Illness as inspiration by Theodore Dalrymple

Illness cover

Illness as inspiration: The Poetry of Medicine and Disease
by Theodore Dalrymple

£20 (GBP) Hippocrates Press

ISBN 978-0-9935911-4-3 

Publication date: 17th May, 2019

Hear the author Theodore Dalrymple in discussion with Hippocrates Initiative co-founder: poet and translator Professor Michael Hulse.

About the book and the author

Many of us can name Henry Vaughan and William Carlos Williams as the pre-eminent doctor poets in English, others will know that John Keats studied medicine before devoting himself to poetry and that Walt Whitman volunteered as a nurse during the American Civil War, and some will be aware of the sufferings endured by a W. E. Henley or Alexander Pope. Fewer will know that the US psychiatrist Merrill Moore was very possibly the most prolific poet who has ever lived, or that Tennyson’s poem ‘In the Children’s Hospital’ was damned as “abominable” in the British Medical Journal.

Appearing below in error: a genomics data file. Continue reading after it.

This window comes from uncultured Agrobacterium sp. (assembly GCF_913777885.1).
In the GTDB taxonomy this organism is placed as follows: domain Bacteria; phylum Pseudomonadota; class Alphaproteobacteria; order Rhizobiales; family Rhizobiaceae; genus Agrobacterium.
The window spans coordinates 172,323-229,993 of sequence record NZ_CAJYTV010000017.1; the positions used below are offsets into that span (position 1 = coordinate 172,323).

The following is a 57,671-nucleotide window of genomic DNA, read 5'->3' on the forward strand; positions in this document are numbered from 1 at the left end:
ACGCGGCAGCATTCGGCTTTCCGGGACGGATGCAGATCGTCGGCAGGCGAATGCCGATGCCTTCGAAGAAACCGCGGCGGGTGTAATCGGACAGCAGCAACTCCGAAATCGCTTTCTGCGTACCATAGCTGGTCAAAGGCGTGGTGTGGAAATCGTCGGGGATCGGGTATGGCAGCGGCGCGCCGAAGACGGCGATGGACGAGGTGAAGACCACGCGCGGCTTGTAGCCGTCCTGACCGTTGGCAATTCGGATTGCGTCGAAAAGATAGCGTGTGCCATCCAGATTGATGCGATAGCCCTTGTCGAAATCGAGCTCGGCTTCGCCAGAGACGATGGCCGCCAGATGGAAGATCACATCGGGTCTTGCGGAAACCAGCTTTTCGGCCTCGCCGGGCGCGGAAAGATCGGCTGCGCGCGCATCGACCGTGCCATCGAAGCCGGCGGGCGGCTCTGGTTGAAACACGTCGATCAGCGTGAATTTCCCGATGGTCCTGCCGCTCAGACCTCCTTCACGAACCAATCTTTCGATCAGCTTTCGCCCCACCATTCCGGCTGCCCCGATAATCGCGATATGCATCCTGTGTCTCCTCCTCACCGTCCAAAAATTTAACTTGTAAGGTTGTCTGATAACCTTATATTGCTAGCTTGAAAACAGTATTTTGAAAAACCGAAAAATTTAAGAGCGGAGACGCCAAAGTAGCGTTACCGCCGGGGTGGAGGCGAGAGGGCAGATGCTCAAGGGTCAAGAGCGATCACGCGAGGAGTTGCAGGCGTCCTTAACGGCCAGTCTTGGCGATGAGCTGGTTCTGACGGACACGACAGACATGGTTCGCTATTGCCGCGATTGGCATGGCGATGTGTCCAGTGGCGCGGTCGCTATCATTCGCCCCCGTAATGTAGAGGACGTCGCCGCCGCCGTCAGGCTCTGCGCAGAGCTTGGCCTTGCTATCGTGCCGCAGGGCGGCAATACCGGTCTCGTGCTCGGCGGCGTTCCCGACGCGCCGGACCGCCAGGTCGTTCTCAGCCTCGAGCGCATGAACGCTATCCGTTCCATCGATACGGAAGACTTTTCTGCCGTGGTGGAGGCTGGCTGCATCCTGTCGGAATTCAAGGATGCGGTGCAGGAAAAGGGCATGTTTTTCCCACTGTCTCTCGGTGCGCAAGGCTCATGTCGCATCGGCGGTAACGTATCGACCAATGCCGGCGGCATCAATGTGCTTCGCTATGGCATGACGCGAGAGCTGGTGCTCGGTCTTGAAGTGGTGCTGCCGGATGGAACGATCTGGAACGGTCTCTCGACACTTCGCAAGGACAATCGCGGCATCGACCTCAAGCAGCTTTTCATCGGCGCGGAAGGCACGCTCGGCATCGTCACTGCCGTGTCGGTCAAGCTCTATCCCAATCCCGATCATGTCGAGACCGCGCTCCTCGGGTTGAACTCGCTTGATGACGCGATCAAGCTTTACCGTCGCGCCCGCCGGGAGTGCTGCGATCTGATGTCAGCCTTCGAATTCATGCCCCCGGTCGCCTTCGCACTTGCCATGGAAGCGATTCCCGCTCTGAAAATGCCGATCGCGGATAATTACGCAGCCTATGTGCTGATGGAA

Theodore Dalrymple has produced in Illness as Inspiration a highly instructive and entertaining overview of poetry written on medical subjects by poets eminent and obscure – some so obscure, in fact, that their names will almost certainly be new to even the most widely-read. A psychiatrist and prison doctor in his professional life, as well as long-serving columnist for The Spectator, Theodore Dalrymple is the acclaimed author of numerous books on travel, medical matters, and contemporary society and culture. Now, having read Abraham Coles’ 75-page poem The Microcosm so you don’t have to, he has written an informative, compassionate and beguiling companion to what happens when poetry and medicine meet. 


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